Low-power wireless environmental sensor network

Brian Mayton

Tidmarsh is a 600-acre former cranberry farm near Plymouth, MA that has undergone a restoration to wetland. We have instrumented the site with an extensive network of custom low-power environmental sensor nodes, microphones, and cameras. The data from the network is made available in real time and has enabled a number of explorations into the ways that people can experience and learn from large-scale, long-term sensor installations.

See sensor data, listen to live audio, and watch live camera feeds on the Tidmarsh website.

Custom wireless sensor nodes provide real time environmental and soil data. Sensors integrated into the waterproof enclosure capture temperature, humidity, atmospheric pressure, sound levels, ultraviolet, infrared, and visible light, and the motion of nearby wildlife. A connector allows the node's capabilities to be extended with external sensors, such as soil moisture and temperature probes. A rechargeable battery keeps the node powered for up to a year in darkness, while an integrated solar cell keeps the battery topped up during the day. The nodes report sensor readings every minute via a low-power 2.4GHz wireless network.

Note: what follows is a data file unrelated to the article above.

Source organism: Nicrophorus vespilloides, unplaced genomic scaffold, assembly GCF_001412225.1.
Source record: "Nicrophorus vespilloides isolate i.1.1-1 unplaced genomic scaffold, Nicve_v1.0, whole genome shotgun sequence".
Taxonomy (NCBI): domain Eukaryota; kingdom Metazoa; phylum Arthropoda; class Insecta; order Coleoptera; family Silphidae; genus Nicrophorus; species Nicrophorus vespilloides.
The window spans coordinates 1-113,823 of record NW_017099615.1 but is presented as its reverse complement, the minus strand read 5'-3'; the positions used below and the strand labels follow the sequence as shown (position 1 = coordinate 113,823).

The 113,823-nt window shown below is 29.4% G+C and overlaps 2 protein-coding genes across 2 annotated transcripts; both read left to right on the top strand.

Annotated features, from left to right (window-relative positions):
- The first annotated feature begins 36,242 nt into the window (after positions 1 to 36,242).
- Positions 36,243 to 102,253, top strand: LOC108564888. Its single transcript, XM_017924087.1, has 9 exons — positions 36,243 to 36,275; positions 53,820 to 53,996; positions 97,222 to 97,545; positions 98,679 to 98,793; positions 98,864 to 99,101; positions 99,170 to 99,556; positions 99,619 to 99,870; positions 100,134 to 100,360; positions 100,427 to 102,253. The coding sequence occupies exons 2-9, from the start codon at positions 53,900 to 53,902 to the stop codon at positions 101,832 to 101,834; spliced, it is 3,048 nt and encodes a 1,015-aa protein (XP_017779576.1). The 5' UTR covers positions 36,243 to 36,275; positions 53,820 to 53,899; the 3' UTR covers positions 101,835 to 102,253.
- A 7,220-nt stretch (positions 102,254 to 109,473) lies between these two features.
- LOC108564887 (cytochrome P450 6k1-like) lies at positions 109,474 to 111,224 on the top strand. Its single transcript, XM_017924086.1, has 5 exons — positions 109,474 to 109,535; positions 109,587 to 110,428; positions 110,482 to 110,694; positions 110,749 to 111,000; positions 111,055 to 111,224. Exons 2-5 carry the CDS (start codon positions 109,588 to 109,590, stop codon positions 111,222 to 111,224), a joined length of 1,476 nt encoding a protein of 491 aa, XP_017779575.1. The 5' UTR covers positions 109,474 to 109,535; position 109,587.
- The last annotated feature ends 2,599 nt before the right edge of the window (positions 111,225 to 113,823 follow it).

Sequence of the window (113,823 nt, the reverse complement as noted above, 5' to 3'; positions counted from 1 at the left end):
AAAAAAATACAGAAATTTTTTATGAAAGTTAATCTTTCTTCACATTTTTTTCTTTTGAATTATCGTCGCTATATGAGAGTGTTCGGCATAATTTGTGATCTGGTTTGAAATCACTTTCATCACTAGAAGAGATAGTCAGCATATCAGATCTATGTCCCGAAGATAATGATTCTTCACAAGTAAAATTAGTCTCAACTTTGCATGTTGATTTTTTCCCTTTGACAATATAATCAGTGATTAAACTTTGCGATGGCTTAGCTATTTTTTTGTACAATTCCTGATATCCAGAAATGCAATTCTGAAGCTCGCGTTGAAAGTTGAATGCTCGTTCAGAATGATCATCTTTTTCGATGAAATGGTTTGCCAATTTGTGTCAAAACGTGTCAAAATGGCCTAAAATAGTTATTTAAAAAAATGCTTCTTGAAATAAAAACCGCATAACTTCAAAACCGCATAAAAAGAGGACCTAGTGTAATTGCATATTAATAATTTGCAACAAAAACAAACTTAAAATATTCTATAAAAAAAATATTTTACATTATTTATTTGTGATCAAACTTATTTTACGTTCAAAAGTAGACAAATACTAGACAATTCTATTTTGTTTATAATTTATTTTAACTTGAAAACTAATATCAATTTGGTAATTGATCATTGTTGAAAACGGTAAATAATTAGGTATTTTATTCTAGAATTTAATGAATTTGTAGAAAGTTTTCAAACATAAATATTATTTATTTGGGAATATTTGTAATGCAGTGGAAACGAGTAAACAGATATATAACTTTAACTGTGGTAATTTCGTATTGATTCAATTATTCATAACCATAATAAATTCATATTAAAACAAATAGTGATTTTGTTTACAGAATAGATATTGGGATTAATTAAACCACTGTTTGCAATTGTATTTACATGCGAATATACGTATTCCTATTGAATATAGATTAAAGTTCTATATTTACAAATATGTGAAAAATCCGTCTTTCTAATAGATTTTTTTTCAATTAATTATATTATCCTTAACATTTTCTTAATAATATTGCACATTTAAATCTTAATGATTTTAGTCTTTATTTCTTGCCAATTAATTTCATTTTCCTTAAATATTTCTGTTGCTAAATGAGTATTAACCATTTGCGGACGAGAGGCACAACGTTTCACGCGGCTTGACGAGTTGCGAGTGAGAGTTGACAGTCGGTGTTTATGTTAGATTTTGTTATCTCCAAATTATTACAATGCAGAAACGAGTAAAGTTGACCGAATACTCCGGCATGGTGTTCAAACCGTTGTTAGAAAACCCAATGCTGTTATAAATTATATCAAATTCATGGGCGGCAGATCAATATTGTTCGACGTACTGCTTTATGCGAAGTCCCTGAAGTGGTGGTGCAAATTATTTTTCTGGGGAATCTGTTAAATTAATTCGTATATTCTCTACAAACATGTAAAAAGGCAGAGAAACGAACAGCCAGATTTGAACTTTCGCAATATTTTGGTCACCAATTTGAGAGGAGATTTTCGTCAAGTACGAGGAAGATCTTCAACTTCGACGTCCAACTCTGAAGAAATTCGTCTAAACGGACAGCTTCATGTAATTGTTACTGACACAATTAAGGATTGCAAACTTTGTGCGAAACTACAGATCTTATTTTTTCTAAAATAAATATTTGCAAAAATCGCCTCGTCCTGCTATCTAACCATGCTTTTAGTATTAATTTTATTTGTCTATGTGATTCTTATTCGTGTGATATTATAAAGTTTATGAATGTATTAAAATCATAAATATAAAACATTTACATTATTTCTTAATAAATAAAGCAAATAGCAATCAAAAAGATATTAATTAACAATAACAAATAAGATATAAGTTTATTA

Base stations form the bridge between the low-power network and the Internet, which is distributed around the site via directional wi-fi links (like the solar powered base station shown above) and fiber-optic cables buried in the ground. Base stations also provide connections for high-bandwidth data sources such as cameras and microphones.

On part of the site, we have installed a large multichannel network of microphones, providing over 20 channels of live, synchronized audio over a radius of several hundred meters.